Israel Report

August 2002         

Arafat's Nazi Connection

By Hal Lindsey - August 14, 2002
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In the modern pantheon of terrorists, no other figure has had the resilience of Yasser Arafat. His anti-Semitic career spans from the 1940s to the present. No other major terrorist has survived this long – much less continued to mastermind increasingly more deadly terrorist attacks – while at the same time become recognized as a world statesman. Even though he is an evil man, his life is the stuff of which legends are made.

Arafat has a long history of cheating death. He has survived assassination plots, an air crash and several bids to unseat him during more than 30 turbulent years of rule.

Arafat's murderous career actually began in Cairo, the city of his birth. Beginning there as a teenager in the late 1940s, he has ordered the murder of thousands of civilians while waging war against the Jews.

He first came to international prominence after Israel defeated the combined Arab armies during the June 1967 Six Day War. His Fatah terrorist organization led guerrilla attacks against the Israelis from bases in Jordan. He rose to chairman of the Palestine Liberation Organization in 1969.

His first "great escape" came in 1970 when, after Palestinians hijacked three airliners to Jordan, King Hussein ordered his forces to attack Palestinian strongholds. After nearly two weeks of heavy fighting, the PLO withdrew and he left Amman in disguise.

During the decade of the 1970s, Arafat formed a "state within a state" in southern Lebanon. He took advantage of the country's bitter civil war and set up a network of hardened thugs who bullied the native Lebanese, especially the Christians. His ruthless reign came to a bloody end when Ariel Sharon, then Israel's Defense Minister, launched an invasion of Lebanon that ended with the siege of Beirut. With Arafat and his military surrounded, the United Nations-led international community once again came to his rescue.

Defiant as ever, he survived numerous attempts by the Israelis to kill him and eventually was allowed to leave Beirut in 1982 with his men under a deal brokered by Washington. Interestingly, during the siege of Beirut, an Israeli sniper actually had Arafat in his sights, but Sharon decided not to have him shot.

Within a year, in the northern Lebanese city of Tripoli, the Palestinians were forced out once more by Syrian forces. Arafat continued to rule in exile from Tunis and survived several attacks launched by Israeli agents who managed to get close enough to assassinate Abu Jihad, his long-serving deputy in 1988.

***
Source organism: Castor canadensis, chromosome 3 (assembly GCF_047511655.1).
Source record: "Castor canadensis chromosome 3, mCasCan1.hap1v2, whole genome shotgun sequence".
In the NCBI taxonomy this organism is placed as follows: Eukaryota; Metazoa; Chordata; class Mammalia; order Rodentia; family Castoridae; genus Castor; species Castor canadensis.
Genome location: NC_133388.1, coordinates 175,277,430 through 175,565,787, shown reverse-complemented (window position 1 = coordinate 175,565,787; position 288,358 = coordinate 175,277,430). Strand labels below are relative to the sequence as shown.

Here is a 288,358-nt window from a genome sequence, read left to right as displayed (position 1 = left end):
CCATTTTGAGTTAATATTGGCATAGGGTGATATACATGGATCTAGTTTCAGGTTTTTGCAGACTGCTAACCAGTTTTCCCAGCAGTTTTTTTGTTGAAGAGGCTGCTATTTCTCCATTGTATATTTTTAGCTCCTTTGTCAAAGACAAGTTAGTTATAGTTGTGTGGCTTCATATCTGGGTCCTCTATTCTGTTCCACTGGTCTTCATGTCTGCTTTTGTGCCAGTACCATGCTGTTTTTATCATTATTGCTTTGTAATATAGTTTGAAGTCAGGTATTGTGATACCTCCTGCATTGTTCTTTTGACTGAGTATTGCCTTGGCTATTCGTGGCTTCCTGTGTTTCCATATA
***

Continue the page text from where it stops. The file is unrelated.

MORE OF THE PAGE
In 1993, Arafat decided upon a new strategy. He pretended to opt for diplomacy instead of guerrilla warfare. This led to the signing of a peace agreement with Israel at the White House by the year's end. He was rewarded with a hero's welcome in Gaza the following year.

Several years later, after being offered an almost unbelievably generous peace deal at Camp David, Arafat revealed his true intentions. He launched the most vicious terrorist campaign to date against Israel as a response. Arafat showed that nothing less than the complete destruction of Israel will satisfy him.

From where did Yasser Arafat get such enduring hatred of Jews? Even more important, where did he get such expertise in killing Jews? Certainly there is an endemic hatred of Jews perpetuated within Islam. But Arafat is a breed apart even among the Islamic radicals.

I believe David Bossie revealed the most important key to understanding Yasser Arafat:

Mr. Arafat's mentor, Haj Amin Al Husseini, the grand mufti of Jerusalem, indoctrinated him with hatred toward Israel. The grand mufti led Palestinian Arabs from 1920 until Mr. Arafat succeeded him in 1967. The mufti encouraged Arab terrorism against Jewish immigrants to Palestine between the two world wars and, like Mr. Arafat today, the mufti piously disclaimed any responsibility for terrorist acts committed by his followers.

In 1929 and 1936, the mufti personally led large-scale riots against Jewish settlers. During World War II, the mufti journeyed to Nazi Germany where he personally begged Adolph Hitler to invade British-ruled Palestine and rid it of Jews. The mufti received sympathy, but no help, from Hitler. Nevertheless, he broadcast radio tirades approving Hitler's "final solution" of the Jewish problem.

The mufti barely escaped trial for treason by fleeing to Egypt in 1946. There he made young Yasser Arafat, then living in Cairo, his protégé. The mufti secretly imported a former Nazi commando officer into Egypt to teach Mr. Arafat and other teenage recruits the fine points of guerrilla warfare. Mr. Arafat learned his lessons well – the mufti was so proud of him he even pretended the two of them were blood relations.
(Washington Times, Aug. 9, 2002)

So, it is no wonder that Arafat has been so persistent in his life-long career of killing Jews. For in him, the hatred toward Jews of Adolph Hitler lives again. And the same prince of darkness protects him.

Hal Lindsey is the best-selling author of 20 books, including "Late Great Planet Earth." He writes this weekly column exclusively for WorldNetDaily and maintains a website where he provides up-to-the-minute analysis of today's world events in the light of ancient prophecies.

©2002 - WorldNetDaily.com


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